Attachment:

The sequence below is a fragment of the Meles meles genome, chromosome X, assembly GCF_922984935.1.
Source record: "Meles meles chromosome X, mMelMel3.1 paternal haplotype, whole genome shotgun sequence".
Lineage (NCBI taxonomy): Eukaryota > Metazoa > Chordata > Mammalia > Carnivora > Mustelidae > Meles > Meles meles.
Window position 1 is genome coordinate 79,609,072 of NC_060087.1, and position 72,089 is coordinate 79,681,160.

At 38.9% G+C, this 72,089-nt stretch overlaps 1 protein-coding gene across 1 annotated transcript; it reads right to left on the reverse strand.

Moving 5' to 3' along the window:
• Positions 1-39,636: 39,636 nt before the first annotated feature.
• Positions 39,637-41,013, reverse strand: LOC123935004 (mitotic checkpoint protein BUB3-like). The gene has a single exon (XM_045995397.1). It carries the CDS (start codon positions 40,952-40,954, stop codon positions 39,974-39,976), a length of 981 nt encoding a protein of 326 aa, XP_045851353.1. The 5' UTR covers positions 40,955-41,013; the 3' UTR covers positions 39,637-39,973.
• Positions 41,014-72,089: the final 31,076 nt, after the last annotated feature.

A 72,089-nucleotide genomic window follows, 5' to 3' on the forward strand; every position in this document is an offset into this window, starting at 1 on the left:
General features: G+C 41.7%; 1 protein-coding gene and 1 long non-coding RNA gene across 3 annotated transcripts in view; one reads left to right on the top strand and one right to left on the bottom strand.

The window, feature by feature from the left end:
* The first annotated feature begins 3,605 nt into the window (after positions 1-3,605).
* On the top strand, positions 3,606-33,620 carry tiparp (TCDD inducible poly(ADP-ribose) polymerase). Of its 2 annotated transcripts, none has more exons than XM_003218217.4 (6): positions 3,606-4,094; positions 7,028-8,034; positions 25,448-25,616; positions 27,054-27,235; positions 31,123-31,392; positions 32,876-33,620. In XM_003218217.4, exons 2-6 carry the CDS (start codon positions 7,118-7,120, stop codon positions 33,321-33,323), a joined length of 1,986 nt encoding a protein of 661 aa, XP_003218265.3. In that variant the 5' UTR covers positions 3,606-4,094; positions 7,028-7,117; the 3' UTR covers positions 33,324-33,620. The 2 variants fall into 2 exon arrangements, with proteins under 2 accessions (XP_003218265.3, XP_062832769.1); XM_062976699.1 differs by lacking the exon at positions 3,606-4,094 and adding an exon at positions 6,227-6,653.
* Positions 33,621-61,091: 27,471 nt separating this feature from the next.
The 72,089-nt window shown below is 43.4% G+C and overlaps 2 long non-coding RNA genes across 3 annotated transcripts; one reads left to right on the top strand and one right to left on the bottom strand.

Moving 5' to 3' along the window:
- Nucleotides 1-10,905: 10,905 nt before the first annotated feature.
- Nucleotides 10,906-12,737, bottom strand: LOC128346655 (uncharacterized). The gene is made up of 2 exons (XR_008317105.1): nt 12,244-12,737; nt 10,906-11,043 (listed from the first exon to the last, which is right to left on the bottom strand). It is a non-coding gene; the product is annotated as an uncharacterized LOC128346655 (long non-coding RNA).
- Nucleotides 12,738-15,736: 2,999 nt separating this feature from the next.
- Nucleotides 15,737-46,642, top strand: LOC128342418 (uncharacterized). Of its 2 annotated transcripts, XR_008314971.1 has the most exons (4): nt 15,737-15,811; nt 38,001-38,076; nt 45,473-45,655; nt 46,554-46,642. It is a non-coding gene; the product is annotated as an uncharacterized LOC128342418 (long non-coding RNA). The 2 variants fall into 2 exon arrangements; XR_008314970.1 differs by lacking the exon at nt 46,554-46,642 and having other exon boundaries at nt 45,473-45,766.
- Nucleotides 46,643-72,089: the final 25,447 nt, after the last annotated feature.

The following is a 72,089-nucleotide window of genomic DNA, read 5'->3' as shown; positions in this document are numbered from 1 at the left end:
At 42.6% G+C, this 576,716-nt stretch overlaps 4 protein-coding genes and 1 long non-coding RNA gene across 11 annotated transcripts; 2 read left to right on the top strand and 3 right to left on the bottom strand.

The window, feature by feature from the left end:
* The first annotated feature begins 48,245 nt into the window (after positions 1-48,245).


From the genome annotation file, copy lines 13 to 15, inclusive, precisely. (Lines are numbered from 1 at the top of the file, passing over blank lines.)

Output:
* The first annotated feature begins 3,605 nt into the window (after positions 1-3,605).
* On the top strand, positions 3,606-33,620 carry tiparp (TCDD inducible poly(ADP-ribose) polymerase). Of its 2 annotated transcripts, none has more exons than XM_003218217.4 (6): positions 3,606-4,094; positions 7,028-8,034; positions 25,448-25,616; positions 27,054-27,235; positions 31,123-31,392; positions 32,876-33,620. In XM_003218217.4, exons 2-6 carry the CDS (start codon positions 7,118-7,120, stop codon positions 33,321-33,323), a joined length of 1,986 nt encoding a protein of 661 aa, XP_003218265.3. In that variant the 5' UTR covers positions 3,606-4,094; positions 7,028-7,117; the 3' UTR covers positions 33,324-33,620. The 2 variants fall into 2 exon arrangements, with proteins under 2 accessions (XP_003218265.3, XP_062832769.1); XM_062976699.1 differs by lacking the exon at positions 3,606-4,094 and adding an exon at positions 6,227-6,653.
* Positions 33,621-61,091: 27,471 nt separating this feature from the next.